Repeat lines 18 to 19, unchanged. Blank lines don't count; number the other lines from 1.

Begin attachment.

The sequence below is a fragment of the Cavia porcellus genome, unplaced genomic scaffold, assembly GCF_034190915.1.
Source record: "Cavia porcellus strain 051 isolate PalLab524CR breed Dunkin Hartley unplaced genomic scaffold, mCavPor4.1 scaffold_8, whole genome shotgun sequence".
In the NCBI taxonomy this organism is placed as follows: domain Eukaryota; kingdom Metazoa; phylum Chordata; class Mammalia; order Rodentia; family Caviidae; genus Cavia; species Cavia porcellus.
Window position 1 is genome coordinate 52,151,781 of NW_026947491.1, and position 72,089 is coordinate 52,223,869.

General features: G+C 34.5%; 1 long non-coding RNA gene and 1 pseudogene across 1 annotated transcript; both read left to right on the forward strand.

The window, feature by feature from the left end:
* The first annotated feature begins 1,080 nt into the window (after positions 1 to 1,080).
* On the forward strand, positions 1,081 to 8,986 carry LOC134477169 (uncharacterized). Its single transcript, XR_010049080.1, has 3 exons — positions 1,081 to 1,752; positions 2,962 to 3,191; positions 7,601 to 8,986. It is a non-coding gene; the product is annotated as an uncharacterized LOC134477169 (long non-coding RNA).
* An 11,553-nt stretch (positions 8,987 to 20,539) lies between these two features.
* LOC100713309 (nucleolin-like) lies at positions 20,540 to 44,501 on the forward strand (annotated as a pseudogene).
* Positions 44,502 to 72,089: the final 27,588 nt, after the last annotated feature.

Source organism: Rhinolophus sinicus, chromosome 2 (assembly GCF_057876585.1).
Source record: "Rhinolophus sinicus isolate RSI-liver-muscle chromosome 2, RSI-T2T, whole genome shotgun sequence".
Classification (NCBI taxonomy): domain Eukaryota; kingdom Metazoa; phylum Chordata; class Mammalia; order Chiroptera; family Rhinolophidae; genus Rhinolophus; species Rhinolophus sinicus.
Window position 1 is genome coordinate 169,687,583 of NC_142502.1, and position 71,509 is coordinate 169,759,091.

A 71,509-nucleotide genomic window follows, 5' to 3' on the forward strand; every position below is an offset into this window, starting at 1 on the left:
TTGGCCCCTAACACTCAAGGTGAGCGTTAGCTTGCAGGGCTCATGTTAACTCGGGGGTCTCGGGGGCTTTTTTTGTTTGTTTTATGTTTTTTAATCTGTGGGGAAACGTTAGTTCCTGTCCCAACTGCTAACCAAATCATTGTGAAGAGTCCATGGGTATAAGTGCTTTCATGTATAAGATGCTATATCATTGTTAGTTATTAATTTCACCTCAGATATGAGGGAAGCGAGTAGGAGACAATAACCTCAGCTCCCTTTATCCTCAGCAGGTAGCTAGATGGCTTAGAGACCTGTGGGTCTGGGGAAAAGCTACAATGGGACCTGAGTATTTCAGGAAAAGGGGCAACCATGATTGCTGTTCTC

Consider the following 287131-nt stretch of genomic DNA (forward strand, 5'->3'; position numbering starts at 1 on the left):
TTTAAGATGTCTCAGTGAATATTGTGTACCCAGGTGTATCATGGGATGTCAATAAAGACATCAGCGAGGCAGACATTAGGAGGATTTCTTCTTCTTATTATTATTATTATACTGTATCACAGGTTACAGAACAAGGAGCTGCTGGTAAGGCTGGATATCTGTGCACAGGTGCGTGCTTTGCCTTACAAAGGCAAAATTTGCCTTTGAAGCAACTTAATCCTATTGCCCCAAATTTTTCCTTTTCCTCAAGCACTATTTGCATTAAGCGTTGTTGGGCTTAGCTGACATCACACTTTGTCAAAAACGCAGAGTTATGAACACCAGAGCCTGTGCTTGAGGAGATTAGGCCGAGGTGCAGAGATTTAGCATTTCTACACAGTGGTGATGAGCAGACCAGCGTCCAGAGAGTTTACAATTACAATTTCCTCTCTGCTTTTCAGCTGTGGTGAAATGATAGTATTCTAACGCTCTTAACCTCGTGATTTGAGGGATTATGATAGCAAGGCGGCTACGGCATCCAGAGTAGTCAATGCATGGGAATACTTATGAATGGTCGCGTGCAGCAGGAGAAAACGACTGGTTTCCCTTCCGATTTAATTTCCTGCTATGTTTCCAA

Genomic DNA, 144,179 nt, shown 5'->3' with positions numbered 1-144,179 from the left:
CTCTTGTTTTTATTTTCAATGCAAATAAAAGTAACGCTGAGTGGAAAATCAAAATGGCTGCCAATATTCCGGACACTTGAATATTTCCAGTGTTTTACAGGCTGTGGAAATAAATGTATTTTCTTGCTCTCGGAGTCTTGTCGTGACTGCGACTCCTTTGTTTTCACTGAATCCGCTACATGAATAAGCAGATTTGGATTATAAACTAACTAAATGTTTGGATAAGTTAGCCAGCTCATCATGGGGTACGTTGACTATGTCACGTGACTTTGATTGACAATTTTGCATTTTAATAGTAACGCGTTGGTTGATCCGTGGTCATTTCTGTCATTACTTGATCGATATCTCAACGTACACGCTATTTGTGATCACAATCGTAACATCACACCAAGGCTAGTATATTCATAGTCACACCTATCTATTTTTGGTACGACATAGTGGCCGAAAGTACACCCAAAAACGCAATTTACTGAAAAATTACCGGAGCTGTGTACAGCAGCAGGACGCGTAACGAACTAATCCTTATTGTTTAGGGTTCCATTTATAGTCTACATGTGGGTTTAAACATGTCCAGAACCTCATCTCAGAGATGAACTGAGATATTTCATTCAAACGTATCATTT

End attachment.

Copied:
Consider the following 287131-nt stretch of genomic DNA (forward strand, 5'->3'; position numbering starts at 1 on the left):
TTTAAGATGTCTCAGTGAATATTGTGTACCCAGGTGTATCATGGGATGTCAATAAAGACATCAGCGAGGCAGACATTAGGAGGATTTCTTCTTCTTATTATTATTATTATACTGTATCACAGGTTACAGAACAAGGAGCTGCTGGTAAGGCTGGATATCTGTGCACAGGTGCGTGCTTTGCCTTACAAAGGCAAAATTTGCCTTTGAAGCAACTTAATCCTATTGCCCCAAATTTTTCCTTTTCCTCAAGCACTATTTGCATTAAGCGTTGTTGGGCTTAGCTGACATCACACTTTGTCAAAAACGCAGAGTTATGAACACCAGAGCCTGTGCTTGAGGAGATTAGGCCGAGGTGCAGAGATTTAGCATTTCTACACAGTGGTGATGAGCAGACCAGCGTCCAGAGAGTTTACAATTACAATTTCCTCTCTGCTTTTCAGCTGTGGTGAAATGATAGTATTCTAACGCTCTTAACCTCGTGATTTGAGGGATTATGATAGCAAGGCGGCTACGGCATCCAGAGTAGTCAATGCATGGGAATACTTATGAATGGTCGCGTGCAGCAGGAGAAAACGACTGGTTTCCCTTCCGATTTAATTTCCTGCTATGTTTCCAA